I am part man, part machine.
I grew up in the 20th century, and like most people outside the science fiction community, I thought that the 21st century was beyond the furthest reaches of possibility. It was Stanley Kubrick’s 1968 film of Arthur C. Clarke’s 2001: A Space Odyssey that first opened my eyes to what the future might hold.
However, it was Isaac Asimov who wrote about my life. I, Robot – his short story collection first published in 1950 – first taught me about what I could achieve, if I would only allow myself to succeed.
Before all that came Latin. The first Latin word I learnt was one that I was familiar with even before I went to school: Hydrocephalus. To those of you untutored in the rigours of Julius Caesar’s mother tongue, it means ‘water on the brain’.
Here’s the science bit: The brain is bathed in cerebral fluid. Like Winston Churchill, I was born with an excess of this crucial soup. Luckily for me, in 1961, three years before I was born, a shunt (a glorified plastic syringe mechanism), was invented by two chaps called Spitz and Holzer. One was an engineer (his son was born with Hydrocephalus), the other a doctor. Which one was which, I forget; the engineer’s son, the first recipient of the shunt, died the year I was born. When I was four days old, and not yet having been formally introduced to my mother, a neurosurgeon cut open my head and inserted a shunt whose job it was to drain the excess fluid from my brain.
Space Oddities on a club run
One of the compensations for the regular hospital visits, and handful of operations I had growing up (the last of which took place in March 1979) was that I didn’t have to do Maths at (what was then called) ‘O’ Level. I was the envy of my peers, I can tell you. In a nutshell, people with Hydrocephalus tend either to be very bad at maths, or unusually gifted.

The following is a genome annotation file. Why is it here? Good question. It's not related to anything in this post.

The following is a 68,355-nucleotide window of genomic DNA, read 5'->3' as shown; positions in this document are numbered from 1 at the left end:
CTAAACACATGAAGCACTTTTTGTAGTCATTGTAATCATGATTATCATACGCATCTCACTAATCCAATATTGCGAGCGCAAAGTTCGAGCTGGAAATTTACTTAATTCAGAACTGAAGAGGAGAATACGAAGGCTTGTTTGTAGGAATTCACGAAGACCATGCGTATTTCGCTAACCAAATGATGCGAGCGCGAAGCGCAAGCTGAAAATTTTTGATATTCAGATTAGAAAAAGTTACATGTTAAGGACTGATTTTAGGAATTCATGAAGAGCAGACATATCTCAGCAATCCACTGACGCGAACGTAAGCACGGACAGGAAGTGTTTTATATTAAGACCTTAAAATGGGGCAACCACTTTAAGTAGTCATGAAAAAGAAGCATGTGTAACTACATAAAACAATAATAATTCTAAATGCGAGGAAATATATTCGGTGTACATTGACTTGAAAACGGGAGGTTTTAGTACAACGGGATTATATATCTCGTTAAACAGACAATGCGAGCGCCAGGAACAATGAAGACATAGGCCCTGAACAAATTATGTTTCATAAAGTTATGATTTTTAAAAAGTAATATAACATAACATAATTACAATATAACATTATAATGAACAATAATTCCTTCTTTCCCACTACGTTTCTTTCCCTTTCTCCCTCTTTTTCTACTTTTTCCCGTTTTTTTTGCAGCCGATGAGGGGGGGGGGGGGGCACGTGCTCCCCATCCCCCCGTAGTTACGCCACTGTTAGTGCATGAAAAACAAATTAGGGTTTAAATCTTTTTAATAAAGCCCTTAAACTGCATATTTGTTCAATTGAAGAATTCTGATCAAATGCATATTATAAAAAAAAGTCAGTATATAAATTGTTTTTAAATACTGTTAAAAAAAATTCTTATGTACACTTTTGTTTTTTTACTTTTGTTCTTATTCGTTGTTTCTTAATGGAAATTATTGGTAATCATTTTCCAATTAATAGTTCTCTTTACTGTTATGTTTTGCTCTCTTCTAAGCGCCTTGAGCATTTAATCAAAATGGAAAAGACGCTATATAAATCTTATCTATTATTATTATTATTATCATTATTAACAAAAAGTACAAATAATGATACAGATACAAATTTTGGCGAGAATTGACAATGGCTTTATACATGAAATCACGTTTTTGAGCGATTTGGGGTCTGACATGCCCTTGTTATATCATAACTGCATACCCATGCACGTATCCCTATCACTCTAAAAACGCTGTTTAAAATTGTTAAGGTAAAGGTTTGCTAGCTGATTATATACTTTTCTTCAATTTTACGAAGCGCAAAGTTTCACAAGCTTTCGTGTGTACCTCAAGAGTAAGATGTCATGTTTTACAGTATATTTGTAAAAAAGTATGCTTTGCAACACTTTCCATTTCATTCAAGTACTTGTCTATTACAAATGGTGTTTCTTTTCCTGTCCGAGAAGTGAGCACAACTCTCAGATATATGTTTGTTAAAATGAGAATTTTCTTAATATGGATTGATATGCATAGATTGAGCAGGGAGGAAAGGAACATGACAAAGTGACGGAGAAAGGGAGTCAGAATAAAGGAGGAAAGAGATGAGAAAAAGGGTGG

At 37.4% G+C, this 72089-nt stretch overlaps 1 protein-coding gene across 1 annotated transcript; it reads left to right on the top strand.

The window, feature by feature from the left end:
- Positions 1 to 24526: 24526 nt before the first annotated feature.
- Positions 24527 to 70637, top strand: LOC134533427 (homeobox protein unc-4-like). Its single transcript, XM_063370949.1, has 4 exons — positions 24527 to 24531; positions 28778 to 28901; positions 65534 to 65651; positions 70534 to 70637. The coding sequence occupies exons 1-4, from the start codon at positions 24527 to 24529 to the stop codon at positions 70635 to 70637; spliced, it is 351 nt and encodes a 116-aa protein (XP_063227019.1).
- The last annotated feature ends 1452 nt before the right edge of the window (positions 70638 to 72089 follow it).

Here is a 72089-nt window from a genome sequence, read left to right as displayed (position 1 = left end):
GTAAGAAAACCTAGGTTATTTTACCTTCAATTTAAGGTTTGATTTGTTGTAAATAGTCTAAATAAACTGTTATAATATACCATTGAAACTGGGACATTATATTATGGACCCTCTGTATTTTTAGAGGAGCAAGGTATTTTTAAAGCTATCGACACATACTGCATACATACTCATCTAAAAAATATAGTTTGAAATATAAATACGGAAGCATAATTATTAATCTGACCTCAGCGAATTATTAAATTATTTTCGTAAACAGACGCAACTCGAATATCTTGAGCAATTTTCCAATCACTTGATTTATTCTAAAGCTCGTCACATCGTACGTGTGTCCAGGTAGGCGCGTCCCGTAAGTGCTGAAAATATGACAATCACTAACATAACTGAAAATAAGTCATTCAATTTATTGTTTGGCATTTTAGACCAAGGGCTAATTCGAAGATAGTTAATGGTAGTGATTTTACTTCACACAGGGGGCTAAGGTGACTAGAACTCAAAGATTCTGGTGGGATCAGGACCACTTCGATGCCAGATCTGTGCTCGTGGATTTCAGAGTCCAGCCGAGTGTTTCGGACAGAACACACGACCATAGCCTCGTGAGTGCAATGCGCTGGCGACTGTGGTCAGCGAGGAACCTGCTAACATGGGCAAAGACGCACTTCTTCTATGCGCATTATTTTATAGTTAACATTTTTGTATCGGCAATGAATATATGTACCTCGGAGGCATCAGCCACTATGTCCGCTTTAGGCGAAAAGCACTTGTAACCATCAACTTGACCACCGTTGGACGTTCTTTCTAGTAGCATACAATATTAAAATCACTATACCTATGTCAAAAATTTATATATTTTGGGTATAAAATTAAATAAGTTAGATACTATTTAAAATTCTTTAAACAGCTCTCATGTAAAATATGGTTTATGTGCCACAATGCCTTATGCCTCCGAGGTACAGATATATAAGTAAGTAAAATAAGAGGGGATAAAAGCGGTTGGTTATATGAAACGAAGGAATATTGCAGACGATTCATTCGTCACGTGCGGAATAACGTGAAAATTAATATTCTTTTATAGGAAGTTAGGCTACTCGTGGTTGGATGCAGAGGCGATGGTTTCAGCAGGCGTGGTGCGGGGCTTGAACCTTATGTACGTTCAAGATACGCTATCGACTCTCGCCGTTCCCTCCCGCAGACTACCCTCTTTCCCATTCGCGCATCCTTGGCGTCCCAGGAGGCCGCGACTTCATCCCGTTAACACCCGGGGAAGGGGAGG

For those of you expecting some thoughts on the merry world of wheels, thank you for your patience. Along with mathematical mixamatosis Hydrocephalus can also affect balance and spatial orientation. I spent much of my early adolescence practising walking backwards in a straight line, balancing an iron rod on my head while walking in circles and other such off-the-sofa pastimes . No, really. And all under the unlikely supervision of the kind-hearted school nurse Fraulein Woolf. So, for me, pedalling on two wheels, and avoiding crashes, represents the fruit of much work.
I am writing this in the early hours of the last day of October. The clocks have just gone back, and the silt of dark afternoons will start to seep through the streets now, until January. I appreciate that for many people this abrupt snuffing out of light is hard. Seasonal Affective Disorder (S.A.D.) pushes many people, of an otherwise robust mental disposition, onto the ropes and staggering to find their emotional equilibrium at this time of year. Light boxes can provide an effective remedy for this. Click on the link to find out more: http://www.electronichealing.co.uk/products/sadlightbox.htm
As for me, throughout the Spring and Summer I yearn for the eiderdown of Autumn’s rich colours, and the comfort it brings. Hibernation is a great healer, and I can store up mental reserves in preparation for the scrutiny that the eye of the sun seems to make of me in the Spring, asking questions that I struggle to answer.
Although most of you will be reading this in November, and despite the fact that I was thirty way back in 1994, both the rhythms and the sentiments in this verse by one of Swansea’s finest sons, send peals of hope clattering in my ears every time I read it.